Through a series of convection-permitting regional-scale ensembles based on the Weather Research and Forecasting (WRF) Model, this study investigates the predictability of multiscale weather and convectively coupled equatorial waves during the active phase of a Madden-Julian oscillation (MJO) event over the Indian Ocean from 12 October to 12 November 2011. It is found that the practical predictability limit, estimated by the spread of the ensemble perturbed with realistic initial and boundary uncertainties, is as much as 8 days for horizontal winds, temperature, and humidity for scales larger than 2000 km that include equatorial Rossby, Kelvin, inertia-gravity, and mixed Rossby-gravity waves. The practical predictability limit decreases rapidly as scale decreases, resulting in a predictable time scale less than 1 day for scales smaller than 200 km. Through further experiments using minute initial and boundary perturbations an order of magnitude smaller than the current realistic uncertainties, the intrinsic predictability limit for tropical weather at larger scales (> 2000 km) is estimated to be achievable beyond 2 weeks, but the limit is likely still less than 3 days for the small scales (< 200 km).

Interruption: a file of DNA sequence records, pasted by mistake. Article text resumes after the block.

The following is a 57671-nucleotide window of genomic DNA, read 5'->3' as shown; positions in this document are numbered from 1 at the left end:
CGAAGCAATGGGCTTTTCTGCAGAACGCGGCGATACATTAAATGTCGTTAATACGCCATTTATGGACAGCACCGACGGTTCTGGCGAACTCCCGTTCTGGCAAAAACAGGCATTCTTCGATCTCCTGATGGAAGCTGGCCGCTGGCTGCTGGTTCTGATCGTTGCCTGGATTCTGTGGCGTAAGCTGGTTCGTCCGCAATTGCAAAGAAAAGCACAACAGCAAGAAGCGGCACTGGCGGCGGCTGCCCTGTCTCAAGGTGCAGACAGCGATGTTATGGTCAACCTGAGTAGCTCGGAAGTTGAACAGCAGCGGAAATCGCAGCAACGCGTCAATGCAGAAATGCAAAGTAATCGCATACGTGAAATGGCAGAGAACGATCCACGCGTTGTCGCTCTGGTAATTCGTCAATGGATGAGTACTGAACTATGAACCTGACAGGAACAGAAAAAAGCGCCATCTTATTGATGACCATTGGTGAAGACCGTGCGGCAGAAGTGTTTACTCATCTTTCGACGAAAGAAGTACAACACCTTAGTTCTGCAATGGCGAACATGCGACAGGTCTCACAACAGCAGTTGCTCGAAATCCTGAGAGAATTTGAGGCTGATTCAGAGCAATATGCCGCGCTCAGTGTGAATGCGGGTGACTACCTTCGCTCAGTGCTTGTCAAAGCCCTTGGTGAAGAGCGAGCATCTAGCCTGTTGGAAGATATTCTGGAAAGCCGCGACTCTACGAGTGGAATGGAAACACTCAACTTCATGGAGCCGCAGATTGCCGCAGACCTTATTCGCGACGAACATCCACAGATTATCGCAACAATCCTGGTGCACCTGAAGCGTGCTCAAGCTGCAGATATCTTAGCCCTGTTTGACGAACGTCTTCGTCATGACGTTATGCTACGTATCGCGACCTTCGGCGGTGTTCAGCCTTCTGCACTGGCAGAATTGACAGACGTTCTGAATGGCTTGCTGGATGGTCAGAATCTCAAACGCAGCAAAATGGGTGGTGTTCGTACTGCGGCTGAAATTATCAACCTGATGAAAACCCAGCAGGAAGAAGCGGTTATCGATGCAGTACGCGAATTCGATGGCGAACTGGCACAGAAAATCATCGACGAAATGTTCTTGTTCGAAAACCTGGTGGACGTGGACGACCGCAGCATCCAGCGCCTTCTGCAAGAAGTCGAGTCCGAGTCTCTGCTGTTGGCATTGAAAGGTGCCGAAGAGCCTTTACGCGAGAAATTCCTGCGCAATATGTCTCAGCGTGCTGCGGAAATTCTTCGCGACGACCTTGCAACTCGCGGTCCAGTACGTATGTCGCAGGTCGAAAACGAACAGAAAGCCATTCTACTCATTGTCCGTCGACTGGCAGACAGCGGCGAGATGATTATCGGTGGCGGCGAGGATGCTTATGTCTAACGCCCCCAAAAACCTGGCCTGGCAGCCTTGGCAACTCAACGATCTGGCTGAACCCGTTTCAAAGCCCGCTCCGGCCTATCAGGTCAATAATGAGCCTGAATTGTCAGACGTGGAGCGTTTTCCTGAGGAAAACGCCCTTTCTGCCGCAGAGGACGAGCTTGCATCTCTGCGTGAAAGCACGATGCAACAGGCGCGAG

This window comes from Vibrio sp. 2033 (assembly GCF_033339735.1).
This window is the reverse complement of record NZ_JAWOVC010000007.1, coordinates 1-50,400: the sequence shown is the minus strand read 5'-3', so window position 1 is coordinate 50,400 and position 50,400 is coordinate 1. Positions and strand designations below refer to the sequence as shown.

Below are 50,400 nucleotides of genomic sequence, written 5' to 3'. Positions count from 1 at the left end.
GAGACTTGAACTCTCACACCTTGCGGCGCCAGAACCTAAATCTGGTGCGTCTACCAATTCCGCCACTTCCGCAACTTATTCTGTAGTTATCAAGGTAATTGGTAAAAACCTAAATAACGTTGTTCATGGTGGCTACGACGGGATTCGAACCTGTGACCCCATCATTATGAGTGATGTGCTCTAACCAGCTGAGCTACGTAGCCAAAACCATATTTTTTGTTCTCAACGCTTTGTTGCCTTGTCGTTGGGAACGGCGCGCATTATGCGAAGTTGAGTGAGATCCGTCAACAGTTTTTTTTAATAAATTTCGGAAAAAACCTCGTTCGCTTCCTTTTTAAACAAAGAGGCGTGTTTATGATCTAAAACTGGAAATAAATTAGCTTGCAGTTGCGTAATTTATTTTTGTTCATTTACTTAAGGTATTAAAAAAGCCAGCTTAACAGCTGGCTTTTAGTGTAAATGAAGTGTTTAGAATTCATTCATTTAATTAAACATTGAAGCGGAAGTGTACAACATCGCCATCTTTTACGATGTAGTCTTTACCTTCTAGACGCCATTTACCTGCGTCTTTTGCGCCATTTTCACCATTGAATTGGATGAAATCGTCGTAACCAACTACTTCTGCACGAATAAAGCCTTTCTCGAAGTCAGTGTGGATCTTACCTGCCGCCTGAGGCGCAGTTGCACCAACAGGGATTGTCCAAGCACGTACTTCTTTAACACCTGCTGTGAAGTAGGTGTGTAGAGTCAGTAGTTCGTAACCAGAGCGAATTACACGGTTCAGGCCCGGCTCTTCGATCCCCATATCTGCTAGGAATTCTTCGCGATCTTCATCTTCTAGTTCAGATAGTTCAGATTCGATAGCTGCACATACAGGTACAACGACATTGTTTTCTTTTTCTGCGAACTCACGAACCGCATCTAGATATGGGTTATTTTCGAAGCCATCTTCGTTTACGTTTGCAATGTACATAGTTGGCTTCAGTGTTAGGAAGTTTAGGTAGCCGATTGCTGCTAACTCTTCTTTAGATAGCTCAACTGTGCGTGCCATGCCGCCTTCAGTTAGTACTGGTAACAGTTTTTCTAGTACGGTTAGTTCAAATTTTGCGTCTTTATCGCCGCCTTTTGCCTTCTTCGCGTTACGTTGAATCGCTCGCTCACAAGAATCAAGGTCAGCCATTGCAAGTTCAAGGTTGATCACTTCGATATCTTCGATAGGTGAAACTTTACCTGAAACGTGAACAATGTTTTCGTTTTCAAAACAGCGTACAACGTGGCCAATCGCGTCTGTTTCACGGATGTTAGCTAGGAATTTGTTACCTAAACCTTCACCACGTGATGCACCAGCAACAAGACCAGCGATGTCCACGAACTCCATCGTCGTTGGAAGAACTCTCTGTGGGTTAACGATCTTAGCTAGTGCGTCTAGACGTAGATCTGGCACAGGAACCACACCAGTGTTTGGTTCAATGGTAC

All Science Journal Classification (ASJC) codes
- Atmospheric Science